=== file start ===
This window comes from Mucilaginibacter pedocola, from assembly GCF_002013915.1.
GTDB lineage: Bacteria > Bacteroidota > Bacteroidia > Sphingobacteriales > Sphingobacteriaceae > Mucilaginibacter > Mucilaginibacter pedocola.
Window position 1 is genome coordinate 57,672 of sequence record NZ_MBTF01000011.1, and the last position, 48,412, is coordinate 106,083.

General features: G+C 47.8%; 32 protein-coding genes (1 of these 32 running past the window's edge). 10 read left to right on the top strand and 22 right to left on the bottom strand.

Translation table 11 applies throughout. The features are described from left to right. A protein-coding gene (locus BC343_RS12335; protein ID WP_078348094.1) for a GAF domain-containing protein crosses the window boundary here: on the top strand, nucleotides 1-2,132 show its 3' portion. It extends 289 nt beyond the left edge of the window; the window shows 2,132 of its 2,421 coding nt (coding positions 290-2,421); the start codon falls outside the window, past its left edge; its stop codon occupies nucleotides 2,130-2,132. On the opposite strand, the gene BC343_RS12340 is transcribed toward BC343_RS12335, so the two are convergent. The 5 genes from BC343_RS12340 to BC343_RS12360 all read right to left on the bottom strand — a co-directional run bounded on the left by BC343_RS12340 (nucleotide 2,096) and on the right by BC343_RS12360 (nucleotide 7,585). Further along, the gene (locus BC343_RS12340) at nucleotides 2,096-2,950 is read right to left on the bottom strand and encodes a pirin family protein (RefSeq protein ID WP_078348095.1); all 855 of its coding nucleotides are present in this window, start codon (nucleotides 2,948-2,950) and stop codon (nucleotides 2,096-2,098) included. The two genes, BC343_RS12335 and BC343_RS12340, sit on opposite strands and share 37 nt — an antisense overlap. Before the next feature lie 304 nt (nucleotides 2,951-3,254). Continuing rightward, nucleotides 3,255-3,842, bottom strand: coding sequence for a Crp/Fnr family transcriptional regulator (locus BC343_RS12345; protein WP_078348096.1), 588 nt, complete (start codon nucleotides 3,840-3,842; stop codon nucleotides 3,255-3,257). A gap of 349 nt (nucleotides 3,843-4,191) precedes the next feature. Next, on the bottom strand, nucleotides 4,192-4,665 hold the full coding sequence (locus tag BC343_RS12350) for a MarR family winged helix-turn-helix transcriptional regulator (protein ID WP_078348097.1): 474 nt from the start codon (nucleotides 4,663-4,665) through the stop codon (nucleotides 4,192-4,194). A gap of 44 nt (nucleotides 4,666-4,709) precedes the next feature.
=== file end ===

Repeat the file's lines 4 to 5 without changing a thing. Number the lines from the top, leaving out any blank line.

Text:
General features: G+C 47.8%; 32 protein-coding genes (1 of these 32 running past the window's edge). 10 read left to right on the top strand and 22 right to left on the bottom strand.

Translation table 11 applies throughout. The features are described from left to right. A protein-coding gene (locus BC343_RS12335; protein ID WP_078348094.1) for a GAF domain-containing protein crosses the window boundary here: on the top strand, nucleotides 1-2,132 show its 3' portion. It extends 289 nt beyond the left edge of the window; the window shows 2,132 of its 2,421 coding nt (coding positions 290-2,421); the start codon falls outside the window, past its left edge; its stop codon occupies nucleotides 2,130-2,132. On the opposite strand, the gene BC343_RS12340 is transcribed toward BC343_RS12335, so the two are convergent. The 5 genes from BC343_RS12340 to BC343_RS12360 all read right to left on the bottom strand — a co-directional run bounded on the left by BC343_RS12340 (nucleotide 2,096) and on the right by BC343_RS12360 (nucleotide 7,585). Further along, the gene (locus BC343_RS12340) at nucleotides 2,096-2,950 is read right to left on the bottom strand and encodes a pirin family protein (RefSeq protein ID WP_078348095.1); all 855 of its coding nucleotides are present in this window, start codon (nucleotides 2,948-2,950) and stop codon (nucleotides 2,096-2,098) included. The two genes, BC343_RS12335 and BC343_RS12340, sit on opposite strands and share 37 nt — an antisense overlap. Before the next feature lie 304 nt (nucleotides 2,951-3,254). Continuing rightward, nucleotides 3,255-3,842, bottom strand: coding sequence for a Crp/Fnr family transcriptional regulator (locus BC343_RS12345; protein WP_078348096.1), 588 nt, complete (start codon nucleotides 3,840-3,842; stop codon nucleotides 3,255-3,257). A gap of 349 nt (nucleotides 3,843-4,191) precedes the next feature. Next, on the bottom strand, nucleotides 4,192-4,665 hold the full coding sequence (locus tag BC343_RS12350) for a MarR family winged helix-turn-helix transcriptional regulator (protein ID WP_078348097.1): 474 nt from the start codon (nucleotides 4,663-4,665) through the stop codon (nucleotides 4,192-4,194). A gap of 44 nt (nucleotides 4,666-4,709) precedes the next feature.